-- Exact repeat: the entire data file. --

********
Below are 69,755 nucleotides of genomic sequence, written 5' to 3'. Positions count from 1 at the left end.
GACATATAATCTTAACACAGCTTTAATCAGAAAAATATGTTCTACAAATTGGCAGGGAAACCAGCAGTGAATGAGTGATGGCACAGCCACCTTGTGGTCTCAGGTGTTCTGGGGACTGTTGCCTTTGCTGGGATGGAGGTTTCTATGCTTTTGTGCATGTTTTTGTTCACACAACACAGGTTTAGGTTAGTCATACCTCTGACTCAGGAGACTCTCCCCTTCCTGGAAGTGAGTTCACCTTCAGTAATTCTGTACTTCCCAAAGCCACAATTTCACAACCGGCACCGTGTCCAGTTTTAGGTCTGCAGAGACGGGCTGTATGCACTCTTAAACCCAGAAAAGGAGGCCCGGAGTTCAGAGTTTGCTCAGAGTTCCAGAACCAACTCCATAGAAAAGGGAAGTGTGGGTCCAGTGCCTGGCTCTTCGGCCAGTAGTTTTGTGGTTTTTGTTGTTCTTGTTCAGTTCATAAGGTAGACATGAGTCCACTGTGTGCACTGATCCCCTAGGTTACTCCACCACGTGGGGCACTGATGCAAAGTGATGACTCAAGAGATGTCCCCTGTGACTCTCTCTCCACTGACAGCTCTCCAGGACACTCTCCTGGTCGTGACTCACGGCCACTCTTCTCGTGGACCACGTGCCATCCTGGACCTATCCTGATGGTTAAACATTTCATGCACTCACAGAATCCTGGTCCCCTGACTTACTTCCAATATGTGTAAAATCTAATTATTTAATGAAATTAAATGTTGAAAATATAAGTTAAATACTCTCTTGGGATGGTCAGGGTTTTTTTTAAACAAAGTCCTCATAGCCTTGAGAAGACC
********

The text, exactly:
Below are 69,755 nucleotides of genomic sequence, written 5' to 3'. Positions count from 1 at the left end.
GACATATAATCTTAACACAGCTTTAATCAGAAAAATATGTTCTACAAATTGGCAGGGAAACCAGCAGTGAATGAGTGATGGCACAGCCACCTTGTGGTCTCAGGTGTTCTGGGGACTGTTGCCTTTGCTGGGATGGAGGTTTCTATGCTTTTGTGCATGTTTTTGTTCACACAACACAGGTTTAGGTTAGTCATACCTCTGACTCAGGAGACTCTCCCCTTCCTGGAAGTGAGTTCACCTTCAGTAATTCTGTACTTCCCAAAGCCACAATTTCACAACCGGCACCGTGTCCAGTTTTAGGTCTGCAGAGACGGGCTGTATGCACTCTTAAACCCAGAAAAGGAGGCCCGGAGTTCAGAGTTTGCTCAGAGTTCCAGAACCAACTCCATAGAAAAGGGAAGTGTGGGTCCAGTGCCTGGCTCTTCGGCCAGTAGTTTTGTGGTTTTTGTTGTTCTTGTTCAGTTCATAAGGTAGACATGAGTCCACTGTGTGCACTGATCCCCTAGGTTACTCCACCACGTGGGGCACTGATGCAAAGTGATGACTCAAGAGATGTCCCCTGTGACTCTCTCTCCACTGACAGCTCTCCAGGACACTCTCCTGGTCGTGACTCACGGCCACTCTTCTCGTGGACCACGTGCCATCCTGGACCTATCCTGATGGTTAAACATTTCATGCACTCACAGAATCCTGGTCCCCTGACTTACTTCCAATATGTGTAAAATCTAATTATTTAATGAAATTAAATGTTGAAAATATAAGTTAAATACTCTCTTGGGATGGTCAGGGTTTTTTTTAAACAAAGTCCTCATAGCCTTGAGAAGACC